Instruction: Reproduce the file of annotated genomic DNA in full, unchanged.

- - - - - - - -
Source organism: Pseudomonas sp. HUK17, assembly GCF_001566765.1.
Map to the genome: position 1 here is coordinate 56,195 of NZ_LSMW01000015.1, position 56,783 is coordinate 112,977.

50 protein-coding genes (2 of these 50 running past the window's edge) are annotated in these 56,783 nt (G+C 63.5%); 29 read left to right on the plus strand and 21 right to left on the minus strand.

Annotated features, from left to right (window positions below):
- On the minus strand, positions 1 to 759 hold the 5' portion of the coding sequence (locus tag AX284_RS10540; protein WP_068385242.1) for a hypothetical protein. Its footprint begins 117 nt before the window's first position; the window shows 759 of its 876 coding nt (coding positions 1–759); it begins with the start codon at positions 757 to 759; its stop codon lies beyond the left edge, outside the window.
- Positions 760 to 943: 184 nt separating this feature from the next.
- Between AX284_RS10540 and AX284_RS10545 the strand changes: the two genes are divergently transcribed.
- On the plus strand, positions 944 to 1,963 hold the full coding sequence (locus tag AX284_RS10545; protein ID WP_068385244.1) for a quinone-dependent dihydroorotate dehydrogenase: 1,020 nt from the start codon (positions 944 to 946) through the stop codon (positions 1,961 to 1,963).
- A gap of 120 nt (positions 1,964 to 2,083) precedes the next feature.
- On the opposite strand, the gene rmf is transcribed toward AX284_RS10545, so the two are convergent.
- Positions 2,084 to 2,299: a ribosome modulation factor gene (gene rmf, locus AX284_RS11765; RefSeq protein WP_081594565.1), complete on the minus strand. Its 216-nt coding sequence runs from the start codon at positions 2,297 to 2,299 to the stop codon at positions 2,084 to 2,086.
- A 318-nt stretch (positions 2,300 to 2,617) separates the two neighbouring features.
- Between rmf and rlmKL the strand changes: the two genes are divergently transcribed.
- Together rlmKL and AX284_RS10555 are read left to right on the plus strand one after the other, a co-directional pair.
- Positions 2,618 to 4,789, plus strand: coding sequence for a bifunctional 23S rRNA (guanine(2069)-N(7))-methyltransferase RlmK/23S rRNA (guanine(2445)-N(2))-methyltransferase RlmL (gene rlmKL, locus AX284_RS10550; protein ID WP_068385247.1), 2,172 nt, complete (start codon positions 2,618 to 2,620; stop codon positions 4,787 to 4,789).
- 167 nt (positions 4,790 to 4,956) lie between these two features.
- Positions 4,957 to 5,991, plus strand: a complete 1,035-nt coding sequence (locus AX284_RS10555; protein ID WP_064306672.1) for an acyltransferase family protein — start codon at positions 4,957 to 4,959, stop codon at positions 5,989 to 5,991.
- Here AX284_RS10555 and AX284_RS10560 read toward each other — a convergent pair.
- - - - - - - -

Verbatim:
Source organism: Pseudomonas sp. HUK17, assembly GCF_001566765.1.
Map to the genome: position 1 here is coordinate 56,195 of NZ_LSMW01000015.1, position 56,783 is coordinate 112,977.

50 protein-coding genes (2 of these 50 running past the window's edge) are annotated in these 56,783 nt (G+C 63.5%); 29 read left to right on the plus strand and 21 right to left on the minus strand.

Annotated features, from left to right (window positions below):
- On the minus strand, positions 1 to 759 hold the 5' portion of the coding sequence (locus tag AX284_RS10540; protein WP_068385242.1) for a hypothetical protein. Its footprint begins 117 nt before the window's first position; the window shows 759 of its 876 coding nt (coding positions 1–759); it begins with the start codon at positions 757 to 759; its stop codon lies beyond the left edge, outside the window.
- Positions 760 to 943: 184 nt separating this feature from the next.
- Between AX284_RS10540 and AX284_RS10545 the strand changes: the two genes are divergently transcribed.
- On the plus strand, positions 944 to 1,963 hold the full coding sequence (locus tag AX284_RS10545; protein ID WP_068385244.1) for a quinone-dependent dihydroorotate dehydrogenase: 1,020 nt from the start codon (positions 944 to 946) through the stop codon (positions 1,961 to 1,963).
- A gap of 120 nt (positions 1,964 to 2,083) precedes the next feature.
- On the opposite strand, the gene rmf is transcribed toward AX284_RS10545, so the two are convergent.
- Positions 2,084 to 2,299: a ribosome modulation factor gene (gene rmf, locus AX284_RS11765; RefSeq protein WP_081594565.1), complete on the minus strand. Its 216-nt coding sequence runs from the start codon at positions 2,297 to 2,299 to the stop codon at positions 2,084 to 2,086.
- A 318-nt stretch (positions 2,300 to 2,617) separates the two neighbouring features.
- Between rmf and rlmKL the strand changes: the two genes are divergently transcribed.
- Together rlmKL and AX284_RS10555 are read left to right on the plus strand one after the other, a co-directional pair.
- Positions 2,618 to 4,789, plus strand: coding sequence for a bifunctional 23S rRNA (guanine(2069)-N(7))-methyltransferase RlmK/23S rRNA (guanine(2445)-N(2))-methyltransferase RlmL (gene rlmKL, locus AX284_RS10550; protein ID WP_068385247.1), 2,172 nt, complete (start codon positions 2,618 to 2,620; stop codon positions 4,787 to 4,789).
- 167 nt (positions 4,790 to 4,956) lie between these two features.
- Positions 4,957 to 5,991, plus strand: a complete 1,035-nt coding sequence (locus AX284_RS10555; protein ID WP_064306672.1) for an acyltransferase family protein — start codon at positions 4,957 to 4,959, stop codon at positions 5,989 to 5,991.
- Here AX284_RS10555 and AX284_RS10560 read toward each other — a convergent pair.